Malicious Actors are Increasingly Using Automated Tools to Launch Attacks
A recent assessment by cybersecurity firm Barracuda Networks has revealed that cybercriminals are increasingly using bots and automated tools as their primary weapons to achieve their nefarious designs.
In its investigation, Barracuda Networks found that 54 percent of all cyberattacks it shut out in November and December 2020 were web application assaults launched with automation tools. The firm made these revelations in its new report.
Automation is something that most modern organizations are using to improve their efficiency and productivity. The cybersecurity sector also uses automation, such as automated data mining and processing, to mitigate cyber-attacks and data breaches.
Now, cybercriminals have also resorted to using automation techniques and tools to implement their evil plans. Automation is helping these criminals to grow the scope and intensity of their operations.
According to Barracuda Networks, the most common technique (19.5 percent) that the attackers used was fuzzing attack, which relies on automated tools to identify and exploit vulnerabilities in applications. Injection attacks were second on the list at 12 percent. With this method, the malicious actors use automation systems like sqlmap to break into applications.
The analysis also found fake bots to be among the common attacks, accounting for 12 percent of the attacks that the cybersecurity firm stopped. Fake bots are automated assaults that pose as a Google bot or something close enough.
DDoS attacks were also among the top 5 web application attacks at 9 percent. Bots stopped by website admins stood at 2 percent.
Although bot-based traffic is increasing, the research team found more conventional web application attacks like injection attacks and cross-site scripting (1 percent) to be widespread.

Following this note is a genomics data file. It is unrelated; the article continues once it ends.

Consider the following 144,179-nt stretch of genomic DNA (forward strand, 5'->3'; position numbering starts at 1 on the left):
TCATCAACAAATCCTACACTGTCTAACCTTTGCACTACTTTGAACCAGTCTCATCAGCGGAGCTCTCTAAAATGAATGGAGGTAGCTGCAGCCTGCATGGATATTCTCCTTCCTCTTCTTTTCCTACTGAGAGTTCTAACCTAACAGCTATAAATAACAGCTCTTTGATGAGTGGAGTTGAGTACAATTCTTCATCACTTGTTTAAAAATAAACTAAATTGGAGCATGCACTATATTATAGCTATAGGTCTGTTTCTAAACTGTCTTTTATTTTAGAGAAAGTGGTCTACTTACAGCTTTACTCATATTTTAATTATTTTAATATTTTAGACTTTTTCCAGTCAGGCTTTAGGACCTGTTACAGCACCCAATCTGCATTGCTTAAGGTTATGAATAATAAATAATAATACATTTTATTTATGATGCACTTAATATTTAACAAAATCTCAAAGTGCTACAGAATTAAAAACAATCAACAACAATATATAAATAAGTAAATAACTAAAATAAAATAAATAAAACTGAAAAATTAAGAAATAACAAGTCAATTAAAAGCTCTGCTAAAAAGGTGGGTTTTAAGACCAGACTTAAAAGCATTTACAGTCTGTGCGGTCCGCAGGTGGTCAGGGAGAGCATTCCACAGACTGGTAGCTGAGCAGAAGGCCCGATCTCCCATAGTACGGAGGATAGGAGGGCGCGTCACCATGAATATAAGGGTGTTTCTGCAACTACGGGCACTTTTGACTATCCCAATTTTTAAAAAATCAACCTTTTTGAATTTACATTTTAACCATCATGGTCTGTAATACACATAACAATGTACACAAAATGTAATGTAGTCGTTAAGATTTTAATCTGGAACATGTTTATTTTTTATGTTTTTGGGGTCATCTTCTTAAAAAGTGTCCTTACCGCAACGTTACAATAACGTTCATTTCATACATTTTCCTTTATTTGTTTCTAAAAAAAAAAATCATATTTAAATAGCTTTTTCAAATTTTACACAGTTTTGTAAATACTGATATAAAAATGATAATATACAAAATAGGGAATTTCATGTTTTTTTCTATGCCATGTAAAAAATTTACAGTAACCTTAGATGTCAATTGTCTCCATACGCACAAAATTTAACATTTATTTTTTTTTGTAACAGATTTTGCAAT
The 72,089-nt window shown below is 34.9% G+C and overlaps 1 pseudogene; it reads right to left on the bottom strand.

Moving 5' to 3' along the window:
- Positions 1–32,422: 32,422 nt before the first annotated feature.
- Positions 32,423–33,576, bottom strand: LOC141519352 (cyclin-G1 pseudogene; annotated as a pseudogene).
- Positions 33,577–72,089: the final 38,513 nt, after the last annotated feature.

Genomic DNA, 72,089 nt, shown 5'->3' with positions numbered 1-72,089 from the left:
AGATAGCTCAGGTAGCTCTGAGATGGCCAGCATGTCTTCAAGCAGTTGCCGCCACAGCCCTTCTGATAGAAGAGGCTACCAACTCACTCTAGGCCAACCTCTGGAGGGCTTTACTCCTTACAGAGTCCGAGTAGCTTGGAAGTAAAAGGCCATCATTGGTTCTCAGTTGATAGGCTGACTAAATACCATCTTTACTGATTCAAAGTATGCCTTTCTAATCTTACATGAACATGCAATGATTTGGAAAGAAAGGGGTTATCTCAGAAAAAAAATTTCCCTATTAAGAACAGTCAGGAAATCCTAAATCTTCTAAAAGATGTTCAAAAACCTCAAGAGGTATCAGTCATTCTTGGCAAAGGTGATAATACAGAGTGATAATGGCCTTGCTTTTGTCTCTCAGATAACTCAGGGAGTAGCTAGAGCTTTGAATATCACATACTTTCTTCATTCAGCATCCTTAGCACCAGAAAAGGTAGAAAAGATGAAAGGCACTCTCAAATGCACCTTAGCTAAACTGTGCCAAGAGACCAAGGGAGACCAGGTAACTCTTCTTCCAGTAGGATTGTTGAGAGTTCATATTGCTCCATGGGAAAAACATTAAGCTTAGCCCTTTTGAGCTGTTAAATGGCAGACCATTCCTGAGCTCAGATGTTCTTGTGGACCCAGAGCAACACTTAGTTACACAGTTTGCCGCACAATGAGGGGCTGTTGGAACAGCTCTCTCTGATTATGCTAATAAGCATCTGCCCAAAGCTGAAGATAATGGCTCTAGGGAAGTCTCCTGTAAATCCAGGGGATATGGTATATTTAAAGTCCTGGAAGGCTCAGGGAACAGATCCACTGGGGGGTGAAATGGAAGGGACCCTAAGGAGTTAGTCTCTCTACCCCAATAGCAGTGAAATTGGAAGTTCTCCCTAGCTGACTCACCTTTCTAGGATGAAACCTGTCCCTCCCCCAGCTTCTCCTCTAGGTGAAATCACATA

Barracuda Networks’ senior marketing manager, Tushar Richabadas, said the machine-driven attacks can overburden or penetrate web applications. It can be challenging to protect your apps from multiple automated attacks.
However, the consolidation of multi-purpose solutions into Web App Firewall and WAS-as-a-Service (also known as WAAP) can provide protection against bots, DDoS, and credential stuffing attacks. These solutions also provide API security, besides ensuring its proper configuration. Richabadas urged organizations to use WAAP solutions to boost their protection against criminals using automated tools.
He further stressed the need to stay aware of the latest threats and risks and how they are unrolling. By being informed, you can take quick actions to protect your organization when the attacks eventually happen.
In 2021 and beyond, automated and bot attacks against software supply chains and APIs will grow in frequency and complication, Richabadas added.
Securing your business from these attacks can become pretty tricky, given that there are fewer defenses available against the most recent forms of cyberattacks. But it is always a good idea to be prepared and proactive. As threat actors use automated tools to scale their operations, cybersecurity teams must also take a similar approach to ramp up organizational defenses.